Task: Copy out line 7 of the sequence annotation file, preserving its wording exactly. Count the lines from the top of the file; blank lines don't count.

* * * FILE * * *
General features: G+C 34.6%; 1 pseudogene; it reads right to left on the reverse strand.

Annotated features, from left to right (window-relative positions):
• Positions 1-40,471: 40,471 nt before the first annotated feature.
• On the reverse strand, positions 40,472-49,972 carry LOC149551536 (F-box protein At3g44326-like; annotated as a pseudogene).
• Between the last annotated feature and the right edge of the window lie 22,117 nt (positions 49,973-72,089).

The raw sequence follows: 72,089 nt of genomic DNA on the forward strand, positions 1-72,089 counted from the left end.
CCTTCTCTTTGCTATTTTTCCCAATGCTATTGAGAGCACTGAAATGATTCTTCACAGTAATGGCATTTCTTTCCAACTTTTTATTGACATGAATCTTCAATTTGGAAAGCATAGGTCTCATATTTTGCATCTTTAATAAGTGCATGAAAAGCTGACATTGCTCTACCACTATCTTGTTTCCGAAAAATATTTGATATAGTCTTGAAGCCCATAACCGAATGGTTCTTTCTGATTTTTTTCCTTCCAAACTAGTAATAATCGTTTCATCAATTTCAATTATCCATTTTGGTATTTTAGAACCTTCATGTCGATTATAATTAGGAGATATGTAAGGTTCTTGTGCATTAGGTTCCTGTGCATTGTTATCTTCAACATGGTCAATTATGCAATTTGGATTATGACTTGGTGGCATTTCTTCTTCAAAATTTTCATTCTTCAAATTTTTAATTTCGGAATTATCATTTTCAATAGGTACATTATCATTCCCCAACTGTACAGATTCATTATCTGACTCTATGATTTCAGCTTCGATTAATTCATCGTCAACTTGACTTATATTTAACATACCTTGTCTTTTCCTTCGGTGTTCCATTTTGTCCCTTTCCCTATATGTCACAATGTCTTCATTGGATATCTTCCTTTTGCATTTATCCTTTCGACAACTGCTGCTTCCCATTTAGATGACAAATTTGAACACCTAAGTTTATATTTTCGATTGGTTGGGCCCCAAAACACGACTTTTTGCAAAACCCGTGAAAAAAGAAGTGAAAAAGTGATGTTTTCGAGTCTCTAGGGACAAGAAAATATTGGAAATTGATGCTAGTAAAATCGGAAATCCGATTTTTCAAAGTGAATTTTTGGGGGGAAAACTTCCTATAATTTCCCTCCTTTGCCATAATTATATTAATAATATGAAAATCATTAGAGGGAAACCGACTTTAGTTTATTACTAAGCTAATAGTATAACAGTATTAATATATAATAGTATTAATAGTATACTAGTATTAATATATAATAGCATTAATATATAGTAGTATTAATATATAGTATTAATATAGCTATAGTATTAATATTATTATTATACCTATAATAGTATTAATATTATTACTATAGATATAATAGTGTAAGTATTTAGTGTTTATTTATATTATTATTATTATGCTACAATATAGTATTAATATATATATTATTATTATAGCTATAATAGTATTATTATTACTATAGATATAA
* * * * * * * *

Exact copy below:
CCTTCTCTTTGCTATTTTTCCCAATGCTATTGAGAGCACTGAAATGATTCTTCACAGTAATGGCATTTCTTTCCAACTTTTTATTGACATGAATCTTCAATTTGGAAAGCATAGGTCTCATATTTTGCATCTTTAATAAGTGCATGAAAAGCTGACATTGCTCTACCACTATCTTGTTTCCGAAAAATATTTGATATAGTCTTGAAGCCCATAACCGAATGGTTCTTTCTGATTTTTTTCCTTCCAAACTAGTAATAATCGTTTCATCAATTTCAATTATCCATTTTGGTATTTTAGAACCTTCATGTCGATTATAATTAGGAGATATGTAAGGTTCTTGTGCATTAGGTTCCTGTGCATTGTTATCTTCAACATGGTCAATTATGCAATTTGGATTATGACTTGGTGGCATTTCTTCTTCAAAATTTTCATTCTTCAAATTTTTAATTTCGGAATTATCATTTTCAATAGGTACATTATCATTCCCCAACTGTACAGATTCATTATCTGACTCTATGATTTCAGCTTCGATTAATTCATCGTCAACTTGACTTATATTTAACATACCTTGTCTTTTCCTTCGGTGTTCCATTTTGTCCCTTTCCCTATATGTCACAATGTCTTCATTGGATATCTTCCTTTTGCATTTATCCTTTCGACAACTGCTGCTTCCCATTTAGATGACAAATTTGAACACCTAAGTTTATATTTTCGATTGGTTGGGCCCCAAAACACGACTTTTTGCAAAACCCGTGAAAAAAGAAGTGAAAAAGTGATGTTTTCGAGTCTCTAGGGACAAGAAAATATTGGAAATTGATGCTAGTAAAATCGGAAATCCGATTTTTCAAAGTGAATTTTTGGGGGGAAAACTTCCTATAATTTCCCTCCTTTGCCATAATTATATTAATAATATGAAAATCATTAGAGGGAAACCGACTTTAGTTTATTACTAAGCTAATAGTATAACAGTATTAATATATAATAGTATTAATAGTATACTAGTATTAATATATAATAGCATTAATATATAGTAGTATTAATATATAGTATTAATATAGCTATAGTATTAATATTATTATTATACCTATAATAGTATTAATATTATTACTATAGATATAATAGTGTAAGTATTTAGTGTTTATTTATATTATTATTATTATGCTACAATATAGTATTAATATATATATTATTATTATAGCTATAATAGTATTATTATTACTATAGATATAA